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Lewis: No politics involved

Tuesday, March 13, 2018
Flashback April 2017— Former Port Authority chairman Alison Lewis and Works and Transport Minister Rohan Sinanan after Lewis was appointed at the Office of the President. PICTURE ANISTO ALVES

Former Port Authority chairman Alison Lewis has dismissed reports that her decision to quit was as a result of political interference.

“I see this thing all over the papers about political interference,” but she urged people “who want to make political mileage” out of her resignation to “please stop it.”

She, however, admitted to being frustrated by “the process and the time it takes to get anything done.”

The former Port chair, speaking during an interview on i95.5 fm yesterday, said she was satisfied that she had done her best in the just under 12 months which she held the position.

People close to Lewis, a former permanent secretary at the Ministry of Finance, told the T&T Guardian that Lewis, as chairman of the Port, was kept “completely out of the loop” on what was happening with the Galleons Passage.” The vessel was sourced and purchased at a cost of US$17.4 M through Cabinet committee, headed by Finance Minister Colm Imbert and included Shamfa Cudjoe, Robert Le Hunte and Stuart Young.

At press time, the vessel was nearing a port at Yokohama, Japan where special fuel tanks will be installed to facilitate the trans-Pacific journey to T&T. It is expected to arrive by the end of April.

Under Lewis’ watch at least three attempts were made to secure a passenger ferry for the seabridge failed, and in November last year the Cabinet under Prime Minister Dr Keith Rowley decided to remove the responsibility for acquiring a passenger ferry from the remit of Lewis and the Board of the Port Authority, and an inter-ministerial team was appointed to get the job done.

The PM announced weeks later that the Imbert-led team had found a vessel in Asia which the Government had purchased it.

The T&T Guardian was told that Lewis last week met with Prime Minister Dr Keith Rowley when she laid her cards on the table. But this newspaper was unable to ascertain whether she submitted her resignation to the Prime Minister or the line Minister responsible for the Port— Works and Transport Minister Rohan Sinanan.

On Friday, rumours were rife that Lewis had tendered her resignation following a meeting of the Port Board.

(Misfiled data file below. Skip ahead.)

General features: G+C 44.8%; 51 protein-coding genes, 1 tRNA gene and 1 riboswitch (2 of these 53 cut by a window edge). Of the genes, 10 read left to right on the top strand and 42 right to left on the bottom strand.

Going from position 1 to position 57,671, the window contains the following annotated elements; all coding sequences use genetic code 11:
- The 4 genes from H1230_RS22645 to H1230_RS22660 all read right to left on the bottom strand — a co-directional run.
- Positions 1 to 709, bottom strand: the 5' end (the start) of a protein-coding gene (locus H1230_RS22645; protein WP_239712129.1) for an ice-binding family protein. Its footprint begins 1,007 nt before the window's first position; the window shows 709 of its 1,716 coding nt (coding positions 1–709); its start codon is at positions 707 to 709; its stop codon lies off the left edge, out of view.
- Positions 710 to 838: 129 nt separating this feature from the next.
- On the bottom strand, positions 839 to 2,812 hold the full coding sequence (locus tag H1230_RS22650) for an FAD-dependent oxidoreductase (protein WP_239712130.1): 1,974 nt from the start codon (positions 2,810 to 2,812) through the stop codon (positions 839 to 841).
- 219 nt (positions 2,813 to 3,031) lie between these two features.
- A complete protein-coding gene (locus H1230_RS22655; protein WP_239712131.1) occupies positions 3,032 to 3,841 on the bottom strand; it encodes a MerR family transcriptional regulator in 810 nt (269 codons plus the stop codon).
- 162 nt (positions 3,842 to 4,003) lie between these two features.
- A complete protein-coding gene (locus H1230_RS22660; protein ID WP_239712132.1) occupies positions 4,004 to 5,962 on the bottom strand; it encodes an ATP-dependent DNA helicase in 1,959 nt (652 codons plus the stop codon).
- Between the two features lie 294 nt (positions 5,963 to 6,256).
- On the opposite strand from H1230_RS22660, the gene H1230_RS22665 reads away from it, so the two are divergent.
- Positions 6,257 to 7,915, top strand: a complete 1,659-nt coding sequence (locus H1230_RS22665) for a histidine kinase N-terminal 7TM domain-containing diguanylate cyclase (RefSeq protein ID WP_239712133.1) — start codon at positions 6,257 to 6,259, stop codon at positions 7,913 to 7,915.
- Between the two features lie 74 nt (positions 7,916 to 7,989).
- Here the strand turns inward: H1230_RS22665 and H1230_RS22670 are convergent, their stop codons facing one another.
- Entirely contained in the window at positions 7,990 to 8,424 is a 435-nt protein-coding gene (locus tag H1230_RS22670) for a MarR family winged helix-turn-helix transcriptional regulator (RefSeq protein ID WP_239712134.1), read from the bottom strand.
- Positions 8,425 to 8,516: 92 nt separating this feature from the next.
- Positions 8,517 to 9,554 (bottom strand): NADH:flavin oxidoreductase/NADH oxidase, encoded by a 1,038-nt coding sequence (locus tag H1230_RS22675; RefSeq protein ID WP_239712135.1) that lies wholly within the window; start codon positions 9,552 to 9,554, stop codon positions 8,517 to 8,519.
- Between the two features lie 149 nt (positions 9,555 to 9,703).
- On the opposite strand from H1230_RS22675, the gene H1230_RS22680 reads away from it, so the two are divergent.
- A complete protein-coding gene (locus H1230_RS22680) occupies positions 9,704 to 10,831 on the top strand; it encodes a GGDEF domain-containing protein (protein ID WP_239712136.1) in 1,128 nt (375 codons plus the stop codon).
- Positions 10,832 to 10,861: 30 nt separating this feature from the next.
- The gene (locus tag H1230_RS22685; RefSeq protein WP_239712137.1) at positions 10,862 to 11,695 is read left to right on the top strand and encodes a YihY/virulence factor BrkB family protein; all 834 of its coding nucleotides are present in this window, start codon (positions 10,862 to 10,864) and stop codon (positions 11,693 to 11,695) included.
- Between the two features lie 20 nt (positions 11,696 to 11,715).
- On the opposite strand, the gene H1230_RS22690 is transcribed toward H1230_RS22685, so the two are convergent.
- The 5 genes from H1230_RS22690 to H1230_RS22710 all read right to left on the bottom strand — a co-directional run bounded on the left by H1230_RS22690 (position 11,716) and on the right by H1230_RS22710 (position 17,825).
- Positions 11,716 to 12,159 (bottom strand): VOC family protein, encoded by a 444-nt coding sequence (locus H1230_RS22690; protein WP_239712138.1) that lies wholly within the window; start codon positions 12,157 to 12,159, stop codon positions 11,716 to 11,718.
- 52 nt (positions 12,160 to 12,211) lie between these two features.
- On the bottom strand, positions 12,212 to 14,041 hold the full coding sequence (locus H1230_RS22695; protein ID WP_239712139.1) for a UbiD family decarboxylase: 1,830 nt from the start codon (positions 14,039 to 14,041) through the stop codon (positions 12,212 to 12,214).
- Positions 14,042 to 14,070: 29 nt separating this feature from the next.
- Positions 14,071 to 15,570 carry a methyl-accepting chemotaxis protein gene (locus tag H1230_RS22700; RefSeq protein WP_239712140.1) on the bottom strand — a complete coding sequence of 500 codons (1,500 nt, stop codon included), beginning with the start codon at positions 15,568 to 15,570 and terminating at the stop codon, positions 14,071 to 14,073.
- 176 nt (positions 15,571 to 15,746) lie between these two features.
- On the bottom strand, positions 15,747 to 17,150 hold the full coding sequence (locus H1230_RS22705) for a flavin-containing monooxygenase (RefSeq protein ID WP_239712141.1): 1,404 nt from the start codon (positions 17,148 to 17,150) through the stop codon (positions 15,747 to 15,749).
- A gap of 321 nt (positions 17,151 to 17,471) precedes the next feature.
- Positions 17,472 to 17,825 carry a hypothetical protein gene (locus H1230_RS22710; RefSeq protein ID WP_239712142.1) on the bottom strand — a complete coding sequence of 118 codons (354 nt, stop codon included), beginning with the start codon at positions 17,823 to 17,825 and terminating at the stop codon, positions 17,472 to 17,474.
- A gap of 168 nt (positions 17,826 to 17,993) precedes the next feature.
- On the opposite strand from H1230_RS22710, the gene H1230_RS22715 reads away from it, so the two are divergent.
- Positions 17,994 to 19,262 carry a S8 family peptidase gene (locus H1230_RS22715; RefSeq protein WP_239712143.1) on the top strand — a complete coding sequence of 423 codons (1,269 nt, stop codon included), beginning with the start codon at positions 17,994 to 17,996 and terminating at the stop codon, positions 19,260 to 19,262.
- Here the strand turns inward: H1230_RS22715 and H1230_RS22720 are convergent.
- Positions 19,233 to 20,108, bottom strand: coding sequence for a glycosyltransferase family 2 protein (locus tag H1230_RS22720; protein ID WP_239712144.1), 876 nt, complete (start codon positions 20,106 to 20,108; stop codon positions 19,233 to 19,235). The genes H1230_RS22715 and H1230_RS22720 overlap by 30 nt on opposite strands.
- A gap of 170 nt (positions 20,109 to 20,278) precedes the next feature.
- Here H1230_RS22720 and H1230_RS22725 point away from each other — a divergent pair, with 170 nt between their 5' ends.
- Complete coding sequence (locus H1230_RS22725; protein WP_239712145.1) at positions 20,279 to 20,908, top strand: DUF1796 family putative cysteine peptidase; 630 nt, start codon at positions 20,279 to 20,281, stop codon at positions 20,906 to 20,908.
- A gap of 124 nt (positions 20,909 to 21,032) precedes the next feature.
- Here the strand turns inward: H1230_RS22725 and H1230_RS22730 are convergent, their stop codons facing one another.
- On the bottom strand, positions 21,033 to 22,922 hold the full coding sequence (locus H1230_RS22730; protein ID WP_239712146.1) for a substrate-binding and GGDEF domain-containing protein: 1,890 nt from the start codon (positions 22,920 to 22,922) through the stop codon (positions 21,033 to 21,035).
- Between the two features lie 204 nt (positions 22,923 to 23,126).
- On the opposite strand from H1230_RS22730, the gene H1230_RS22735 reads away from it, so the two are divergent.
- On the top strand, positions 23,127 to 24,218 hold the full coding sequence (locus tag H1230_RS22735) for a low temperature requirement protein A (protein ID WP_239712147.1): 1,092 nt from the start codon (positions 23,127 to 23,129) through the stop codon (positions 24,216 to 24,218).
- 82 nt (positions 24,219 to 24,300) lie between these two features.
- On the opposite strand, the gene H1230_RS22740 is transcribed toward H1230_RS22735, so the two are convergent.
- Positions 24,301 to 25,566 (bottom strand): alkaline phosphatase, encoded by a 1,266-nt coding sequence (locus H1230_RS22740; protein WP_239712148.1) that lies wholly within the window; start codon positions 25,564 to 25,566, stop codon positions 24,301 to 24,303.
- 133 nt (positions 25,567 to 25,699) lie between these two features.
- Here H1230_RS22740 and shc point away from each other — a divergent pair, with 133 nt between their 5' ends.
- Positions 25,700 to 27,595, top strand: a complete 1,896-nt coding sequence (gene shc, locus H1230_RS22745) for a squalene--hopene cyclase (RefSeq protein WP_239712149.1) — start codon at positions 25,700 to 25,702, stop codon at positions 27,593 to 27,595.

When asked by the media about the resignation on Saturday, Sinanan admitted he had “heard” of the resignation but had not seen the letter. Sinanan subsequently spoke with her but Lewis remained adamant that her resignation with immediate effect stood.

The deputy chairman is Adrian Beharry. Other Port Commissioners are Suzette Beharry, Tommy Elias, Dexter Jaggernauth, Brandon Primus and Ainsworth Mohammed. None of them has resigned.

The tenure of the Lewis-led Board has been marred by recurring problems on the seabridge, which are yet to be resolved.

The T&T Express, the lone passenger ferry, which has been operating the route for the past 10 months was taken out of service for the crucial Carnival weekend after an extension on its class certificates for operation expired, leaving the seabridge without a passenger ferry.

The vessel eventually returned to service in late February but experienced mechanical problems last week resulting in cancellations to its sailing schedule. But the Port now faces a situation where the class certificates expired at midnight last night.

Unless a further extension of class certificates is granted by Norwegian-based international accreditors DNV TT Ltd, the T&T Express will be taken out of service.

If this happens it means there will be no passenger ferry to service the seabridge.

The T&T Spirit, which has been on dry-dock since June last year, is not ready to resume service.

The Port had hoped that the vessel which underwent sea trials two weeks ago would have been ready to resume service today. But well-placed sources told the T&T Guardian that after spending more than $70 million on parts and repairs the recent sea trials did not go as planned.

Last Friday, Finance Minister Colm Imbert told reporters in Tobago that Caribbean Airlines had been asked to “charter a specific aircraft to use on the Tobago route over the next few months or so,” under a similar arrangement as over the Carnival period to transport passengers at no additional cost.


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